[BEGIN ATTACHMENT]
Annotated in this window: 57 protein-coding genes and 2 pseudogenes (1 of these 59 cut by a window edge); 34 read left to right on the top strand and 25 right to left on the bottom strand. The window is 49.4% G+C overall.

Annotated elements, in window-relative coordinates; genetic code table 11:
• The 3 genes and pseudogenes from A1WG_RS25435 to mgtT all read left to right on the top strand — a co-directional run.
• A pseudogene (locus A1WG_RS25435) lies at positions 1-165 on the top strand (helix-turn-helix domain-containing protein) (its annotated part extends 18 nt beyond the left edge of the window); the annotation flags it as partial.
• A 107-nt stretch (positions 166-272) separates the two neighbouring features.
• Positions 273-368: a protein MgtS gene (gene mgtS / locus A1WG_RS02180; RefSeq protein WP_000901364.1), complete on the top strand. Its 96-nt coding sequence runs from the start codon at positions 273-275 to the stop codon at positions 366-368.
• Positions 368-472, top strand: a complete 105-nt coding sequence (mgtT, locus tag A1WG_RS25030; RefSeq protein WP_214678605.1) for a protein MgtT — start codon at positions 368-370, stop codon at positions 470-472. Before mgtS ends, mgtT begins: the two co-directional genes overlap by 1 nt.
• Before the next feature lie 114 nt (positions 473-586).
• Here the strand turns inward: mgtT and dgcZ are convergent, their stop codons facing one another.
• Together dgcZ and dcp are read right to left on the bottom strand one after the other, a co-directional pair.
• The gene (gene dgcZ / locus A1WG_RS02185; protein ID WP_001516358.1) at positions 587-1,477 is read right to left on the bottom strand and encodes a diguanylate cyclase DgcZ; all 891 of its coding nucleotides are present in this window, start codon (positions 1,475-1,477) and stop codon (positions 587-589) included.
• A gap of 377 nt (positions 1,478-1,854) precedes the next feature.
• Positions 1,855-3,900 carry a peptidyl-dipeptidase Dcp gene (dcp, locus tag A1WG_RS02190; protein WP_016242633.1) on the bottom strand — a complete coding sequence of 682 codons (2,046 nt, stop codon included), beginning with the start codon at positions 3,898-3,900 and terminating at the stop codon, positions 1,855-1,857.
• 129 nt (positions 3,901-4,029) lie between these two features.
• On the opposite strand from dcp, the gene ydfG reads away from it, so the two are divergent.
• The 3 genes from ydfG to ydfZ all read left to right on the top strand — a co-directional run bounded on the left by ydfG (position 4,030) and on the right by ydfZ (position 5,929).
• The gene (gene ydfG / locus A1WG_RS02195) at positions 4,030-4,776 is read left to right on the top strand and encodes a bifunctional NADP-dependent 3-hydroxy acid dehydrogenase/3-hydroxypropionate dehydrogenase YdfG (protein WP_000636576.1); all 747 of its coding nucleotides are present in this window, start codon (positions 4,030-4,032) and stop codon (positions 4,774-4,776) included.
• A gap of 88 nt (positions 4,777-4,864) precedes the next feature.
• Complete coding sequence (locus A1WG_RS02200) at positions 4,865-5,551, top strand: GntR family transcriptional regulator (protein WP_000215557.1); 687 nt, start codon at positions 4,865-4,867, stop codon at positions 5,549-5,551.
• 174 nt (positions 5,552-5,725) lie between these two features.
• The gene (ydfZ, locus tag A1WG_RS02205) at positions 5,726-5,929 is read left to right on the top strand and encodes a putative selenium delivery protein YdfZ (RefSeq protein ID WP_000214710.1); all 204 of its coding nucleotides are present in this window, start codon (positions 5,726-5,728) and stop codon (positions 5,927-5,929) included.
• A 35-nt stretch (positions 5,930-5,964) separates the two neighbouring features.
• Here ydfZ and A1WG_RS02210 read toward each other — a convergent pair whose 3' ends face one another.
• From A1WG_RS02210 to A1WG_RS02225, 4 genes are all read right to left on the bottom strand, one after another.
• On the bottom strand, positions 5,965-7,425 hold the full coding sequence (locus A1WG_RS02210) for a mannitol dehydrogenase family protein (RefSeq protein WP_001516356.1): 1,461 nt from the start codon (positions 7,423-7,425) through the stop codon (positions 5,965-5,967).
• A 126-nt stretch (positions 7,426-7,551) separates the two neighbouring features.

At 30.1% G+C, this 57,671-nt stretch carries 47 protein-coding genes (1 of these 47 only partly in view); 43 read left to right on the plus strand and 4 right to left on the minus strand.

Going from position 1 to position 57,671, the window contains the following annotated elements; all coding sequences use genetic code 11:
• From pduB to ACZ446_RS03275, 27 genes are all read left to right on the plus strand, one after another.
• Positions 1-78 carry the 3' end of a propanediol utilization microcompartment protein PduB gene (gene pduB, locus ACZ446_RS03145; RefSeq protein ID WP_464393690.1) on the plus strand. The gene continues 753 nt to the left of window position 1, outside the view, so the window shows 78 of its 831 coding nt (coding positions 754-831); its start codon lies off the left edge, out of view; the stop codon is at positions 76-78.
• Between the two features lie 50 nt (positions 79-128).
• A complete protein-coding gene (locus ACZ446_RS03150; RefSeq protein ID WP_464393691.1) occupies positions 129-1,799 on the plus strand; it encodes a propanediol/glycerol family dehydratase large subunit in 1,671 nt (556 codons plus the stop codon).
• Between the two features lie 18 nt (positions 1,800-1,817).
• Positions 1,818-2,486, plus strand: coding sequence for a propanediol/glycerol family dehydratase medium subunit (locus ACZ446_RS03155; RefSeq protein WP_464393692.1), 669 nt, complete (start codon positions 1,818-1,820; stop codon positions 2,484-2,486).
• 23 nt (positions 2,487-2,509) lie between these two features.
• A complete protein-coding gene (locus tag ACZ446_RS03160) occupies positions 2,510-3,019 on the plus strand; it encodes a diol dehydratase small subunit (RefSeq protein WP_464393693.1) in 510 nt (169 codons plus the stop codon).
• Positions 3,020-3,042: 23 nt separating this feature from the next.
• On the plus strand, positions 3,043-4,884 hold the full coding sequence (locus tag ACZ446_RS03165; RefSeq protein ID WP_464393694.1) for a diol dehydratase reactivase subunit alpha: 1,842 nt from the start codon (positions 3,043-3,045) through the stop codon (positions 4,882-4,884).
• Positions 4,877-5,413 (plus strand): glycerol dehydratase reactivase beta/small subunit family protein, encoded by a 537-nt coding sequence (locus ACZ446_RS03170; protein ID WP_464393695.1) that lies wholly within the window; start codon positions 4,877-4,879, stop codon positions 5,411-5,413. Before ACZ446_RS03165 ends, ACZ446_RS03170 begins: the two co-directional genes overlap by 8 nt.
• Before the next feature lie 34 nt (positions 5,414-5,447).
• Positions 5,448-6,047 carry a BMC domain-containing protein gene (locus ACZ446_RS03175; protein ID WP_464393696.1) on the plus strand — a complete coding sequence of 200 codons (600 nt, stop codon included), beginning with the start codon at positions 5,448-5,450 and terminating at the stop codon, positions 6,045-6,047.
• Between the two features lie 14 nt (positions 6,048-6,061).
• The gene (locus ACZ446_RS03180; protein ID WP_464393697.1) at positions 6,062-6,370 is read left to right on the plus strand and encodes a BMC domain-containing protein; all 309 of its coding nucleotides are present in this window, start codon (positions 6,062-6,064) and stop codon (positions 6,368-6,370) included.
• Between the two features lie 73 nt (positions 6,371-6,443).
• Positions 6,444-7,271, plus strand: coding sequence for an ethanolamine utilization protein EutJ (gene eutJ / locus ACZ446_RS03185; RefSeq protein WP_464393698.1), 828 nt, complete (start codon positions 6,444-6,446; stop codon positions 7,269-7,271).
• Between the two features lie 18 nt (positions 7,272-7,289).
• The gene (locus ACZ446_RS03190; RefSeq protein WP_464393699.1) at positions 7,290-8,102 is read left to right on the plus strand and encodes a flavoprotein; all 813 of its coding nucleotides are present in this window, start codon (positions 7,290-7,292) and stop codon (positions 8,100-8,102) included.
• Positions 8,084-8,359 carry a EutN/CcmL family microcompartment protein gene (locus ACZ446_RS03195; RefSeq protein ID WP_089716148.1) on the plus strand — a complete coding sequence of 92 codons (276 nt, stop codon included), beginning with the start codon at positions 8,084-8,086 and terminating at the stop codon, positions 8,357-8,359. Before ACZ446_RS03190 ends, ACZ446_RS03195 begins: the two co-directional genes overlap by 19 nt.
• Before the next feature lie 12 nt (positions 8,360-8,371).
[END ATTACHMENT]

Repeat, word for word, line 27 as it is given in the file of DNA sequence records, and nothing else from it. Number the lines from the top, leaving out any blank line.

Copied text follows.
At 30.1% G+C, this 57,671-nt stretch carries 47 protein-coding genes (1 of these 47 only partly in view); 43 read left to right on the plus strand and 4 right to left on the minus strand.